Chablis is another wine producing region in Burgundy known for crisp and mineral whites, but few know the area is actually home to some Grand Cru vineyards. Because there’s less demand, bottles of Chablis Grand Cru can be had for less than €50/bottle, unheard of in the Côte d’Or. Look for Patrick Piuze’s wines, available through David Bowler Wines in the U.S. (his “Terroir” line is a particular steal). Duplessis also makes some fantastic, well priced Chablis, available in the US through Selection Massale.
The rising costs of land throughout Burgundy has spawned a new generation of high-quality micro-negoces. Though these producers don’t own their own vineyards, the care and attention to detail is very high. One example would be Samuel Billaud; Samuel left the eponymous Domaine Billaud Simon to start his own house in 2007. His densely structured and powerful Chablis from the rare 1er Cru “Forneaux” is both impressive and affordable, often available for as little as $30.
Look for other varietals
Many think Chardonnay is the only white wine in Burgundy, but there is another other white grape planted in the region called Aligoté. The simple, crisp white is a more steely, herbal relative of Chardonnay and is very inexpensive. Chateau de Chamilly sells an excellent bottle for €4.40. Domaine A. & P. De Villaine, the owners of the prestigious Domaine de la Romanée Conti (home of the most expensive wine in the world) also make a delicious (and cheap!) aligoté, Bouzeron, on their personal domaine, available in the U.S. through Kermit Lynch.
Look for wine makers who are thinking outside the box
Winemaker Anne Gros’ elegant Burgundies can hardly be described as inexpensive, but her Bourgogne Rouge and Bourgogne Blanc, regional wines that can be made from grapes grown anywhere in Burgundy, can be found for $25-35 in the U.S; Domaine Anne Gros wines are also imported by Dionysos Importers Inc. and North Berkeley Wine in the US. Gros and her partner, Jean Paul Tollot of Domaine Tollot-Beaut, also have a winery in the Languedoc called Minervois that produces some excellent affordable wine. The LA 50/50, a red table wine that is a blend of Carignan, Cinsault, and Grenache, goes for just €13 while the Minervois Les Carrétals, made with grapes from 100-year old Carignan vines, is €27.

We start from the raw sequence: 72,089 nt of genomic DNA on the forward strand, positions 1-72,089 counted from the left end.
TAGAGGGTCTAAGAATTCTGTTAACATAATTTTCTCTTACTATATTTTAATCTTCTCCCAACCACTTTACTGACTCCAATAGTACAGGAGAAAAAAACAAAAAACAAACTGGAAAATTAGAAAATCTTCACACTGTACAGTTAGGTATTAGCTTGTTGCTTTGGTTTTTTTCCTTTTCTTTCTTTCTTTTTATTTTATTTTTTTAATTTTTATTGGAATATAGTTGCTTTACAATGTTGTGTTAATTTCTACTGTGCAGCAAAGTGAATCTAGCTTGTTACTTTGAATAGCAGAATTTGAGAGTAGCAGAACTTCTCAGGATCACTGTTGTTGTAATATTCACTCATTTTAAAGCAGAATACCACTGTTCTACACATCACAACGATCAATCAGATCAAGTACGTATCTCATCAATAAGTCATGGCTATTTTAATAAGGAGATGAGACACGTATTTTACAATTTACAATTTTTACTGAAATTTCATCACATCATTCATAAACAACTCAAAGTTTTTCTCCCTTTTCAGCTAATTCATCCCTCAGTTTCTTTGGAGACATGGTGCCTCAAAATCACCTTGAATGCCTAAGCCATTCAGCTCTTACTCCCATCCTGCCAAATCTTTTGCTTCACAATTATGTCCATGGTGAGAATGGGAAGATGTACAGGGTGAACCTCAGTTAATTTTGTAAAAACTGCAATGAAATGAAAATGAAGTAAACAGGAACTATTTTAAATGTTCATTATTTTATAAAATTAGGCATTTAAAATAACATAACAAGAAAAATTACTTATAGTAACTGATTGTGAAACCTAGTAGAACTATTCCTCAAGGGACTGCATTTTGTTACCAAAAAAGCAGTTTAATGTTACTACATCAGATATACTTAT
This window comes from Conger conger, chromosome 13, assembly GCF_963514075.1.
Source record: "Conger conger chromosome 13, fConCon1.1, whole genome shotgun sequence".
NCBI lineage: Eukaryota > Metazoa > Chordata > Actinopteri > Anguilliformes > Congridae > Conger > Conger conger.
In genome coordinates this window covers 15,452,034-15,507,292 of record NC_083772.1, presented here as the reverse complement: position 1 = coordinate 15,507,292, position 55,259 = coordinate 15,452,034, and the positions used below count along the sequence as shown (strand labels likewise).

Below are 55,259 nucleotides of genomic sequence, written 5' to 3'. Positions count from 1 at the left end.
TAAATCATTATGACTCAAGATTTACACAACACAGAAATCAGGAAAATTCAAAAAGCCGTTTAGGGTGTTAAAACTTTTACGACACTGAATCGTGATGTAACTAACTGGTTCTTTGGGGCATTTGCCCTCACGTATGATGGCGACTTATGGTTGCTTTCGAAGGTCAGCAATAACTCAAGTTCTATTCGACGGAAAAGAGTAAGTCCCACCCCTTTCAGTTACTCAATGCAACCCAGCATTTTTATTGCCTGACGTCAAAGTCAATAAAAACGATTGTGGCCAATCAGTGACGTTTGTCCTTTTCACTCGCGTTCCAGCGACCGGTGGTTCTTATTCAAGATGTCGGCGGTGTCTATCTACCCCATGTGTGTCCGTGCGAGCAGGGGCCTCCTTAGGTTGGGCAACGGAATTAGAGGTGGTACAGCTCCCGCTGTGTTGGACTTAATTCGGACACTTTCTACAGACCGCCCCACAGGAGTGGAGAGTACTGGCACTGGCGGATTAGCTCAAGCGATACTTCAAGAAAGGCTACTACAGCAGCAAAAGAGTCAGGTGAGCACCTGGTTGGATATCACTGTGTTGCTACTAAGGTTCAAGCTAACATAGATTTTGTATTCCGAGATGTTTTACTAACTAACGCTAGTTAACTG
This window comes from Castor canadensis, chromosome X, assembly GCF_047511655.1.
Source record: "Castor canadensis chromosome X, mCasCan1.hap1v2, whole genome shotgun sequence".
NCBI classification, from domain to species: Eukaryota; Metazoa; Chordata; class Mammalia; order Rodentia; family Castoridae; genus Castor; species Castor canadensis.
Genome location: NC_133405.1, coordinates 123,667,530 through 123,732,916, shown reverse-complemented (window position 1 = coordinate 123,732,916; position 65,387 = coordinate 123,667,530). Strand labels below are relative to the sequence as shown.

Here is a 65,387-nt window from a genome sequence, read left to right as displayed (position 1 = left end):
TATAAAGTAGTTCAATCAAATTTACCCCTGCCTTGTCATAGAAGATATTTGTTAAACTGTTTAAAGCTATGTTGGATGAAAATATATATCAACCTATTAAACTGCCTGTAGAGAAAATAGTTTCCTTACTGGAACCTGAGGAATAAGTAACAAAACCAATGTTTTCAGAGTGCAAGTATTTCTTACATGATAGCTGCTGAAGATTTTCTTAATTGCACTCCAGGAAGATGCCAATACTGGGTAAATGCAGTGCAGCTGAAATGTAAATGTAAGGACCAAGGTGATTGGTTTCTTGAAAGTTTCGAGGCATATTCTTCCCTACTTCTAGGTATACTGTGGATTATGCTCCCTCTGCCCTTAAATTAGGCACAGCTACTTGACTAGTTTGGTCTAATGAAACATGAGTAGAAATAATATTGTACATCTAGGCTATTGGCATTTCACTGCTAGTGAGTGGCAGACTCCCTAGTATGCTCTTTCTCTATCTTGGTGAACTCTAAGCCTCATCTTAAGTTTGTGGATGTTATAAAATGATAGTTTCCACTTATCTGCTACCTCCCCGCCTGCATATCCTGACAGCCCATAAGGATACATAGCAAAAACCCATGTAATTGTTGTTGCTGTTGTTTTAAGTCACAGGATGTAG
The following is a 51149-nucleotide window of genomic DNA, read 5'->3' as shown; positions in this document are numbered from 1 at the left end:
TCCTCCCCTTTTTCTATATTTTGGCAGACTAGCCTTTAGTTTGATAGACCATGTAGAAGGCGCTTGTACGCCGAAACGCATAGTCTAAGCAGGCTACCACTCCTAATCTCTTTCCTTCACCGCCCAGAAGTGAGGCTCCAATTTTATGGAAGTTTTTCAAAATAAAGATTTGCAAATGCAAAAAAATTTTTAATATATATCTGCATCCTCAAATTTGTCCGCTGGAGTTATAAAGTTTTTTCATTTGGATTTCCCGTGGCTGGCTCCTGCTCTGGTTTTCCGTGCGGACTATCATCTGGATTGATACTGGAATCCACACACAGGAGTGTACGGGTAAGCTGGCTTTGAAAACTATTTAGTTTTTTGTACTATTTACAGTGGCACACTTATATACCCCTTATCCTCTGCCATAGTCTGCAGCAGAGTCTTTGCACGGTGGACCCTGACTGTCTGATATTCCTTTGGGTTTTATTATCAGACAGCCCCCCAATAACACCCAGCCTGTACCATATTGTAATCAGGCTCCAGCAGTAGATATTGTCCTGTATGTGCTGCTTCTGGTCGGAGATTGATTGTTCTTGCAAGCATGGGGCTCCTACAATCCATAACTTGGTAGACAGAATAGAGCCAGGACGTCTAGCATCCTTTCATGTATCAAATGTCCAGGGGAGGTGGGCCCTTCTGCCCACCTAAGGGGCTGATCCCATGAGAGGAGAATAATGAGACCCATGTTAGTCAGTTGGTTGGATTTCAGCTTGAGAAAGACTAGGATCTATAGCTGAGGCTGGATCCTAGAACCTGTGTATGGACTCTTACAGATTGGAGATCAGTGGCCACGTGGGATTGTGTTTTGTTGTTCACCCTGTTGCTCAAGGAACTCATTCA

Domaine Marc Roy in Gevrey-Chambertin is living proof that you don’t have to have Grand Crus and Premier Crus vineyards to produce excellent Bourgogne Wine. Winemaker Alexandrine Roy produces four different bottles of Gevrey-Chambertin and one Marsannay from village vineyards, with nothing going for more than $100/bottle. While these wines certainly aren’t cheap, they are good value for the Côte de Nuits—the 2010 Gevrey–Chambertin Vielles Vignes placed 2nd in a 2013 New York Times tasting of under-$100-burgundies and costs about $60. The rich and round 2011 Alexandrine Cuvée, made from berries handpicked for their skin to juice ratio, runs about $99, while the minerally 2011 Marsannay “Les Champs Perdrix” made from a tiny parcel on the rocky hillside above the village of Couchey is $40.
Domaine Chandon de Briailles
Maison Louis Jadot, Domaine Joseph Drouhin, Domaine Anne Gros, and Domaine Simon Bize are also available at Berman’s Fine Wine and Spirits in Lexington, MA.
Affordable places to stay and eat
You can certainly go big in Burgundy, but there are several great affordable hotels and B & B’s right in the heart of the medieval walled city of Beaune, including the Abbaye de Maizieres, a hotel in a historic abbey and Les Jardins de Lois a bed and breakfast featuring spacious rooms and a lovely garden. Le Comptoir des TonTons is a new restaurant that uses only seasonal, local ingredients featured on prix-fixe menus starting at €29. Caves de Madeleine is beloved by locals for its ever-changing menu featuring unique takes on regional dishes.
Written by Casey Hatfield for the HiP Paris Blog. All images by Casey Hatfield unless otherwise noted. Looking for a fabulous vacation rental in Paris, London, Provence, or Tuscany? Check out Haven in Paris.